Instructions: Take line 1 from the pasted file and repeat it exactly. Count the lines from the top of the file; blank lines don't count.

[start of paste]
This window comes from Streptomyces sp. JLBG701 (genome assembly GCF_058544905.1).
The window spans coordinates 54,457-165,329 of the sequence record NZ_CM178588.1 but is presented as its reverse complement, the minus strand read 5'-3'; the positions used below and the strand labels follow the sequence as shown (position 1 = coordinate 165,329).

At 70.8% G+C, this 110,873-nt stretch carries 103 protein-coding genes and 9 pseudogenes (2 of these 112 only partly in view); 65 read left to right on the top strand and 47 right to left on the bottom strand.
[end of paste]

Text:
This window comes from Streptomyces sp. JLBG701 (genome assembly GCF_058544905.1).